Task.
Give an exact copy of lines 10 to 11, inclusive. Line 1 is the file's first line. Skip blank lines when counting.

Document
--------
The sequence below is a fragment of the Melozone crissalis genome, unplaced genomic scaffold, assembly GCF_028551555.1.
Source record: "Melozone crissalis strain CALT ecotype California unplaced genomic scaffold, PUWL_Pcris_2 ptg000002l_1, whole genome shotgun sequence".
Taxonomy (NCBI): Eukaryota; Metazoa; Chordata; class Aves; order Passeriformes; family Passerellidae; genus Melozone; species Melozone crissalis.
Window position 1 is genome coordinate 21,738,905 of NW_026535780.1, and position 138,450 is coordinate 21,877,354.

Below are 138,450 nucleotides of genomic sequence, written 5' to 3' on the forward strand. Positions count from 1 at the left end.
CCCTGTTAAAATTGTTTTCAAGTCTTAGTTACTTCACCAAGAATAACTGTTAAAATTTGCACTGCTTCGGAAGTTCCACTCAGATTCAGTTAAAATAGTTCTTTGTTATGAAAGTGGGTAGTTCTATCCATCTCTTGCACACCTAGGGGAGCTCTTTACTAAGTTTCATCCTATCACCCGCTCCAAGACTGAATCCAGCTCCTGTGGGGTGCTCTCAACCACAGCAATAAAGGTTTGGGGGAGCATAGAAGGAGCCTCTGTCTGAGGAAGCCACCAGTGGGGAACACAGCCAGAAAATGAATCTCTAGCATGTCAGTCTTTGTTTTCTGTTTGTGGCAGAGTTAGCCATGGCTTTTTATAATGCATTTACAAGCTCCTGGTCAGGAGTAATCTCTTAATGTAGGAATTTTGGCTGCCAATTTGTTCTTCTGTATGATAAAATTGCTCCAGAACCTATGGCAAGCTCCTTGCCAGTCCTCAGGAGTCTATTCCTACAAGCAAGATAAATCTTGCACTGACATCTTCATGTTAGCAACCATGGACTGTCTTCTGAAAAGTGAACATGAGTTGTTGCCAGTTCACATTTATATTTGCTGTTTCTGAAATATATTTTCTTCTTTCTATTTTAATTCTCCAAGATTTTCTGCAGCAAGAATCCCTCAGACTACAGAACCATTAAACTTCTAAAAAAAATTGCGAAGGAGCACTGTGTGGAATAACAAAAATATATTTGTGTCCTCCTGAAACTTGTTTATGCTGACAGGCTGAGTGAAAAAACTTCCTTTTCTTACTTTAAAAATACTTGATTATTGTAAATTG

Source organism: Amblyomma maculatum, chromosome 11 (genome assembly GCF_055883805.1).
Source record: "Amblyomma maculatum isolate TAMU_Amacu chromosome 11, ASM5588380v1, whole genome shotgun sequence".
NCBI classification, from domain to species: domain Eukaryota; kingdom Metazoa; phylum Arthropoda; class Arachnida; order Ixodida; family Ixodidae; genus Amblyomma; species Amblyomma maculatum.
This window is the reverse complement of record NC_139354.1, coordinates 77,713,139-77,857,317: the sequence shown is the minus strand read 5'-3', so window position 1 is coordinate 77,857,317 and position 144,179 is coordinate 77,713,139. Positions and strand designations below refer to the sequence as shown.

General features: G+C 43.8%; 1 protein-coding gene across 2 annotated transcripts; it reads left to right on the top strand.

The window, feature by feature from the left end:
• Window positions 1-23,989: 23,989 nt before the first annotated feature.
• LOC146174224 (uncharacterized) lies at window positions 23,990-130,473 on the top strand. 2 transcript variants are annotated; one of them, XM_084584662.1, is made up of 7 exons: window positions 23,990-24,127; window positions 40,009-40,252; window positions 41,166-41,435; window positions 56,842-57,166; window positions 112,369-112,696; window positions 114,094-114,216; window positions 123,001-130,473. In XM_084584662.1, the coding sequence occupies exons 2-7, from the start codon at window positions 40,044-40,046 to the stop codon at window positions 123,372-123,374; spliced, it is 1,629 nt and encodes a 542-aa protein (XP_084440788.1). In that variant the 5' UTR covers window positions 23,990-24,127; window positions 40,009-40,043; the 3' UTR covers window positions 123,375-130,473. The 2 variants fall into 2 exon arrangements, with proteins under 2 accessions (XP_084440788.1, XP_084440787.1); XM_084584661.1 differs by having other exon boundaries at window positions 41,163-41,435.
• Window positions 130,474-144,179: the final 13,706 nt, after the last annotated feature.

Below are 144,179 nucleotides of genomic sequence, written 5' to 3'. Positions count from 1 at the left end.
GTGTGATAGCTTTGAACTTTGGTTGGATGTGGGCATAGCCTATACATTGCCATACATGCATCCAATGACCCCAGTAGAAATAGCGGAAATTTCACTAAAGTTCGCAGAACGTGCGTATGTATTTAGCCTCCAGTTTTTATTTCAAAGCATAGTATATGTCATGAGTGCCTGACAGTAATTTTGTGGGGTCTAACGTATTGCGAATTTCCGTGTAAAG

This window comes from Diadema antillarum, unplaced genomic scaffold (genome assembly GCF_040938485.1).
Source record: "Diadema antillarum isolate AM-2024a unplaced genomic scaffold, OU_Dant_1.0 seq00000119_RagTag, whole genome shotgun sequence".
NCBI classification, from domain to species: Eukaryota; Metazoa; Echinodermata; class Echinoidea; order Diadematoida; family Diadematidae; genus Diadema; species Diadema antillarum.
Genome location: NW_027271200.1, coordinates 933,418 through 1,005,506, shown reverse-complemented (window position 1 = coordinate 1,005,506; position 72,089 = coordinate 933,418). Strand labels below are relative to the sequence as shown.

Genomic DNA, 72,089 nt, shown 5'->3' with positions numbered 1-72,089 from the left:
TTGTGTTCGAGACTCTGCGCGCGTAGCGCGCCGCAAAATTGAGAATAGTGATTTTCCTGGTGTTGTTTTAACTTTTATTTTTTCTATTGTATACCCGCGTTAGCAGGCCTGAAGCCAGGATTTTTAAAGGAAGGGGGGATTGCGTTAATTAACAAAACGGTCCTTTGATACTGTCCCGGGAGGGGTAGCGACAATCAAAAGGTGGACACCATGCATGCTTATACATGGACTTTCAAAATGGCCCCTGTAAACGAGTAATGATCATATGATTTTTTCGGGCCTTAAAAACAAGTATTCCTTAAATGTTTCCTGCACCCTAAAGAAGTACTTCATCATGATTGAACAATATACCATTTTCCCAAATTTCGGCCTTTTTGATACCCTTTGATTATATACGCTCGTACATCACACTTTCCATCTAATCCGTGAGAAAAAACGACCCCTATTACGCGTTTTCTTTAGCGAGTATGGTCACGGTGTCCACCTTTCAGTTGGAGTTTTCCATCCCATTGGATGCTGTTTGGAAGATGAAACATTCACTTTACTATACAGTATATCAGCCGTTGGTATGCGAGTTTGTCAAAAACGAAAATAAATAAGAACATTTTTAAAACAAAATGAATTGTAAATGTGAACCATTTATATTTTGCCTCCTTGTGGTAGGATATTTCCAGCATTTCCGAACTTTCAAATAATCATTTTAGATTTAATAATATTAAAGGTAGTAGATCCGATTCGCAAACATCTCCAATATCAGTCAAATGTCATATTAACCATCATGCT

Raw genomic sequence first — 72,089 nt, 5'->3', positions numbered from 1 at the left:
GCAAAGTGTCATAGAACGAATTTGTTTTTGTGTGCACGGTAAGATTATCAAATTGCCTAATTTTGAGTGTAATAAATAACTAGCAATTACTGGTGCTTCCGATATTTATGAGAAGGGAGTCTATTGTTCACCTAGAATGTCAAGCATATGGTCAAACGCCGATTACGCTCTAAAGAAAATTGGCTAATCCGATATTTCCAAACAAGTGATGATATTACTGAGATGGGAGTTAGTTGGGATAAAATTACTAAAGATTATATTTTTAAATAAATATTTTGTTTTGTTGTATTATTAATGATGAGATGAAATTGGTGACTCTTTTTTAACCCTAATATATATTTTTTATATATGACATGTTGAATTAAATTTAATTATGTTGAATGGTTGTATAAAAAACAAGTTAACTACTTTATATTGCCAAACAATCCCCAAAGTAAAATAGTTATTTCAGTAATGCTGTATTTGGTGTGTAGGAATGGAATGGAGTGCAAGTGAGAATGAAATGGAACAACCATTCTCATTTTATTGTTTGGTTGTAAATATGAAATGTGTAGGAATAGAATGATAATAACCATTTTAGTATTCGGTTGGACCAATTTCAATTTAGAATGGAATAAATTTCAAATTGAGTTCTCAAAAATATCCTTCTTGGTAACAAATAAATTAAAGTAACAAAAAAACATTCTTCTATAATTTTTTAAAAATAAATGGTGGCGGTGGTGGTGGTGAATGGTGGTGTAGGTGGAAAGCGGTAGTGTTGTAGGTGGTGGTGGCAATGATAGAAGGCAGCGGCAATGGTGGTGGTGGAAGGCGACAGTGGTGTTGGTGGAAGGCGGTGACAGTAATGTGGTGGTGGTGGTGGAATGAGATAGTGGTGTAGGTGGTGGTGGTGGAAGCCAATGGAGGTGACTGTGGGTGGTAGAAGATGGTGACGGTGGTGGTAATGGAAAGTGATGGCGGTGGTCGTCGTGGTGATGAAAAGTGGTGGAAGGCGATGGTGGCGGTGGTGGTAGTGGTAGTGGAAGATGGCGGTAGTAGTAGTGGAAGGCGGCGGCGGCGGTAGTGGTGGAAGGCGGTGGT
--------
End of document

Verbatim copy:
This window is the reverse complement of record NC_139354.1, coordinates 77,713,139-77,857,317: the sequence shown is the minus strand read 5'-3', so window position 1 is coordinate 77,857,317 and position 144,179 is coordinate 77,713,139. Positions and strand designations below refer to the sequence as shown.

General features: G+C 43.8%; 1 protein-coding gene across 2 annotated transcripts; it reads left to right on the top strand.